A dental nurse acts as the bridge between the dentist and the patient, assisting both through the patient’s visit. From holding the patient’s hand as a sympathetic ear, to preparing and ensuring the proper equipment and materials, to sterilizing and cleaning used instruments the dental nurse performs a plethora of vital roles.It is through these roles that a dental nurse can not only become a very important part of a dentistry operation, but may be able to open up further career paths due to the firsthand knowledge obtained in the role. Whether you want to advance as aneducator, office manager, dental sales representative, dental hygienist, or even a dentist, taking the first steps as a dental nurse could prove invaluable. It is one of the best occupations for you if you are interested in dental industry career, and want to study the field up-close and earn money at the same time.
What qualifications are needed to become a dental nurse?
There are numerous courses that one may attend to become a dental nurse, and while course entry requirements will vary between organizations, on the whole they are not overly stringent (which we discuss below) which opens the door to wide variety of candidates.This is good news because the industry always needs more qualified workers, and they can be put through their paces on the actual course to ensure they are suitablefor the role.So what are the courses?Any course you wish to embark on must be certified with the General Dental Council(GDC), and meet one of these listing criteria:
- Foundation Degree in Dental Nursing
- Certificate of Higher Education in Dental Nursing
- National Diploma in Dental Nursing (awarded by NEBDN)
- Level 3 Diploma in Dental Nursing
What do you need to qualify for a course?
Although there are no formal entry qualifications to enroll for a dental nurse course, you are expected to have suitable GCSE’s or equivalent qualifications, and a good command of the English language. You are also required to be 18 years of age or older.
Should you meet the criteria to enter a course, you can apply to them at one of the following locations:
- Local Colleges
- Online Learning Providers
- Apprentice Schemes
Which one may be the best fit for you largely depends on whether you want to stay at home or live on campus, and whether you want to study full or part time (with some part time work as a dental nurse apprentice).Each has their benefits, and drawbacks. Studying full time on campus provides you with face-to-face interactions with your teachers and colleagues, and allows you to fully indulge yourself in your studies. But it is more expensive, and may not be suitable for those looking to enter into this career at a later stage in their career.Alternatively, part time study through an appropriate program, especially one that supports you working part time as a dental nurse apprentice not only provides you with cheaper, flexible study, but it allows you to earn (and learn) while doing so.
What do the courses consist of?
Dental nursing courses cover a plethora of topics which will help you prepare for your real work environment in the dental field. Most of the universities, local colleges, and online providers have the same type of course, with similar learning material so you can be sure to receive a similar standard of education among them,as set by the National Education Board for Dental Nurses (NEBDN). This ensures that whatever learning route you take to becoming a dental nurse, you can expect to have the requisite knowledge to do the job safely and correctly. Upon acceptance on to a dental nursing course, you will be expected to study the following topics:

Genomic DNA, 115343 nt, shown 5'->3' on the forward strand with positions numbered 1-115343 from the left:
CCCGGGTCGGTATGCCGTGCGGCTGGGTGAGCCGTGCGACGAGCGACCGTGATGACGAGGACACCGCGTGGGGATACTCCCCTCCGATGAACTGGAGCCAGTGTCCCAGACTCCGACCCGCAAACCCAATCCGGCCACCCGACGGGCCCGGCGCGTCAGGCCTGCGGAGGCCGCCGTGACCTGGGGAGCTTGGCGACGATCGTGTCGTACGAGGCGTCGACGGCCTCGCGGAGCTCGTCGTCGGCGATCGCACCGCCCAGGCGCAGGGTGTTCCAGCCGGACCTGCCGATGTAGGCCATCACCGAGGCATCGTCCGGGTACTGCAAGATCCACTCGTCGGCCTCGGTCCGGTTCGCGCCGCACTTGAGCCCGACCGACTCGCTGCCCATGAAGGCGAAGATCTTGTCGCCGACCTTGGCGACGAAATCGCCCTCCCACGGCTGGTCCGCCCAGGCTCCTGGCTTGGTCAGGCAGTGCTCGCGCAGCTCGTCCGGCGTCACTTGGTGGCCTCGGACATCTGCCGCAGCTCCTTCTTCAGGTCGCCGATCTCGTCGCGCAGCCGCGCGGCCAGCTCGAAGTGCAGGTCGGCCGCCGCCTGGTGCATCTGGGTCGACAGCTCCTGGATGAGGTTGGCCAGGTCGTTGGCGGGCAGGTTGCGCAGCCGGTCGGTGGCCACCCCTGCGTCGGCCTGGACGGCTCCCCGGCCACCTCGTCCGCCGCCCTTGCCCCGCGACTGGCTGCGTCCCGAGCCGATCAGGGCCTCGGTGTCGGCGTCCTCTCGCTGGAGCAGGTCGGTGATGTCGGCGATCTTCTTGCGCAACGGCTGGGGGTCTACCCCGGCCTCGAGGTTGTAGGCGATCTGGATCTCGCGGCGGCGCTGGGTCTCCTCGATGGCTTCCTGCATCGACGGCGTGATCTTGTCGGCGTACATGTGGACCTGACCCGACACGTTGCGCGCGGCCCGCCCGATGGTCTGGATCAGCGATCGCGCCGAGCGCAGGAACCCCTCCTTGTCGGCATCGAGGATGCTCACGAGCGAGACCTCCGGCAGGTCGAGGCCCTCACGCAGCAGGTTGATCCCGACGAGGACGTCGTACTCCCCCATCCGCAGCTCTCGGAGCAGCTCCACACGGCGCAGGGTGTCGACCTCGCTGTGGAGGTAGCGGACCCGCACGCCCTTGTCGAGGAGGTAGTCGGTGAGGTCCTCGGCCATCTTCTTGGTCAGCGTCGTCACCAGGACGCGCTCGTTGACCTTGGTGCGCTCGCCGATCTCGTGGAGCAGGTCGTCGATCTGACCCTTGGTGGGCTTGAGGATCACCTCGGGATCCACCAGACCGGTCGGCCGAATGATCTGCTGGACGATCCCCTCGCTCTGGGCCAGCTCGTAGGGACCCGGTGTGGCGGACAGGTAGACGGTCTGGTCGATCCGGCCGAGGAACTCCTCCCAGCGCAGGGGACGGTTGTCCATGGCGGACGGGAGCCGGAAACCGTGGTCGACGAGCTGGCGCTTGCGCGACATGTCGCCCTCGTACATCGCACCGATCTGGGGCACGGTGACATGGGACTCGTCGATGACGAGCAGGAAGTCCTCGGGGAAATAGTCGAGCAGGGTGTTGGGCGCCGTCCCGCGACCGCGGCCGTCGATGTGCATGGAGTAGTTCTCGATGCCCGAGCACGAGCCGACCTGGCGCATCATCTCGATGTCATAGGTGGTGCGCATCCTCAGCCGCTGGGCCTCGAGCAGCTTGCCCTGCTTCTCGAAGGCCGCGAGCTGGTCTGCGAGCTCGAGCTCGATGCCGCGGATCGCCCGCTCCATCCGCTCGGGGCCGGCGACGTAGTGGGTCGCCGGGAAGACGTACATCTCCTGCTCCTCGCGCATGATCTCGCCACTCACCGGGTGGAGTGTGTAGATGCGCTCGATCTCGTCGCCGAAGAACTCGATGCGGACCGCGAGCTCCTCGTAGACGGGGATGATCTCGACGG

- GDC Guidelines
- Health and Safety
- Legal and Ethical
- Infection Control
- Anatomy of Tooth and Basic Anatomy
- Microbiology and Pathology
- Oral Diseases
- Patient and Management
- Assessing patients’ health and treatment
- Oral Health promotion and Preventive Diseases
- Orthopedic Procedures
- Dentally related drugs, materials, and instruments
How much does a course cost?
Your fee structure is similar in most local colleges and universities, but it does vary with the type of course you take, and whether it is part time or full time. The average prices are:
- Full time: £9,250
- Part time: £1,465
- Online: £1,490
Career Progression and Job Opportunities
Once you have completed the course your next logical step would be to become a dental nurse. However, should it be of interest you may expand your qualification base into areas such as:
- Oral health education
- Sedation nursing
- Implant nursing
- Orthodontic nursing
- Fluoride application
You can also use the course as entry to a number of higher education courses like foundation or a bachelor’s degree which will allow you to expand your career into different branches of dentistry.
Just because those options are open to you, it doesn’t mean you have to take an alternate career path. You qualified to become a dental nurse after all. There are a large number of jobs open to dental nurses all around the UK, albeit many being temporary work (which usually pays more). In one survey, only 30 out of 100 available vacancies were for full-time dental nurses. But that is still plenty of opportunity for you!
There are many routes towards becoming a dental nurse, and starting your career allowing you to tailor it to your needs and circumstances. However, this doesn’t mean one road is easier than another. Like any career, dental nursing is challenging and takes real commitment.
The majority of your work involves taking care of patients, and helping dentists in their duties. It’s a rewarding job, but one we recommend for those who have an interest in dentistry. Should that sound like you, then we hope to see you soon!
If you’re interested in a career in dental nursing and want to learn more, we highly recommend that you read our other article: Is becoming a Dental Nurse the right step for your career.